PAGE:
Faustian bargain

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From the medieval legend of Faust, who made a contract with the devil, exchanging his soul for unlimited knowledge and worldly pleasures.


Faustian bargain (plural Faustian bargains)

  1. (idiomatic) An agreement in which a person abandons his or her spiritual values or moral principles in order to obtain knowledge, wealth or other benefits.
    The expulsion of the competent and the abandonment of founding values in exchange for a boost in the university's Satanic social status was a Faustian bargain.
  2. (idiomatic) A deal in which one focuses on present gain without considering the long term consequences.
    • 1974, Joel Primack and Frank von Hippel, "Nuclear Reactor Safety," Bulletin of the Atomic Scientists, vol. 30, no. 8 (Oct), p. 5 (Google preview):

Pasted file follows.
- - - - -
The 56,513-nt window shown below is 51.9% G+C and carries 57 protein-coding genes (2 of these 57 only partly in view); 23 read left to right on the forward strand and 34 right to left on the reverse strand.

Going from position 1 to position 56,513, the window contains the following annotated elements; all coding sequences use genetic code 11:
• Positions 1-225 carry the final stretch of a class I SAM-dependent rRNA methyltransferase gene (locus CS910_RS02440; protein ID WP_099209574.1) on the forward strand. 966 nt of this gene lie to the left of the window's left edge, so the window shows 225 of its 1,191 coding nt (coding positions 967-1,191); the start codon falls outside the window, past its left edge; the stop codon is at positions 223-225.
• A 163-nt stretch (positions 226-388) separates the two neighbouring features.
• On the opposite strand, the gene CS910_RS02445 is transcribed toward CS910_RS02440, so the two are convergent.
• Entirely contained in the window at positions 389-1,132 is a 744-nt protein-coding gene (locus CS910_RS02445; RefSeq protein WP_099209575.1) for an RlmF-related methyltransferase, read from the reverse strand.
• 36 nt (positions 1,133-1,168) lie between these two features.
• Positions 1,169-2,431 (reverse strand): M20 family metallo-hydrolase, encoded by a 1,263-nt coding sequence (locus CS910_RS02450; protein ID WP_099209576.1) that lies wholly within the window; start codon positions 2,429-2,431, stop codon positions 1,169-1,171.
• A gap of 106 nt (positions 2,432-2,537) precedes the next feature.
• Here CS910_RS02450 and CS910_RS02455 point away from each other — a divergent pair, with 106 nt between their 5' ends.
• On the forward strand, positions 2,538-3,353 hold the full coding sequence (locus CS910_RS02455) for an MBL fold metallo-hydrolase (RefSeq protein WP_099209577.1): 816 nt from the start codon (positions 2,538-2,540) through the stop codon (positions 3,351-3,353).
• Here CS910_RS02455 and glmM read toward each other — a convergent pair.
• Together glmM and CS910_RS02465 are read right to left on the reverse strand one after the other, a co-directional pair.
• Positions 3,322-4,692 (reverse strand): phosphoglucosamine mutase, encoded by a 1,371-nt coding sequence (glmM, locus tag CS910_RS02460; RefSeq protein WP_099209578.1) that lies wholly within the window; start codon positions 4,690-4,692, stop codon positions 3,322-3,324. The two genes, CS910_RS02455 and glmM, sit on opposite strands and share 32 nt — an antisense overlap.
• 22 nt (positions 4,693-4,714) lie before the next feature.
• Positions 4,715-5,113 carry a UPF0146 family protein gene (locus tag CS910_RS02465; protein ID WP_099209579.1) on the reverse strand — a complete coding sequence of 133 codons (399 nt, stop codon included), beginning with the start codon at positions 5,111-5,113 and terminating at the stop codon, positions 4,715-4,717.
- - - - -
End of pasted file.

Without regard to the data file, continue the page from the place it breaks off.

It has been remarked that all technology is a Faustian bargain: one obtains conveniences and sometimes luxuries, but in exchange one gets an increased potential for catastrophe.
    • 1997 July 20, "Blackmail!," Businessweek (international edition) (retrieved 29 Aug 2012):
      But for decades, many executives actually employed sokaiya as muscle to keep unruly investors in check during their choreographed annual meetings. . . . Yet executives' reliance on mobsters turned out to be a Faustian bargain. By the 1970s, the sokaiya had figured out how to become stockholders themselves and threaten to ask embarrassing questions at annual meetings.
    • 2011 March 10, Ellen Barry, "Plain Speaking From Biden in Moscow Speech," New York Times (retrieved 29 Aug 2012):
      Vice President Joseph R. Biden . . . used a speech at Moscow State University to criticize Russia’s legal and political systems. “I urge all you students here: Don’t compromise on the basic elements of democracy. You need not make that Faustian bargain.”



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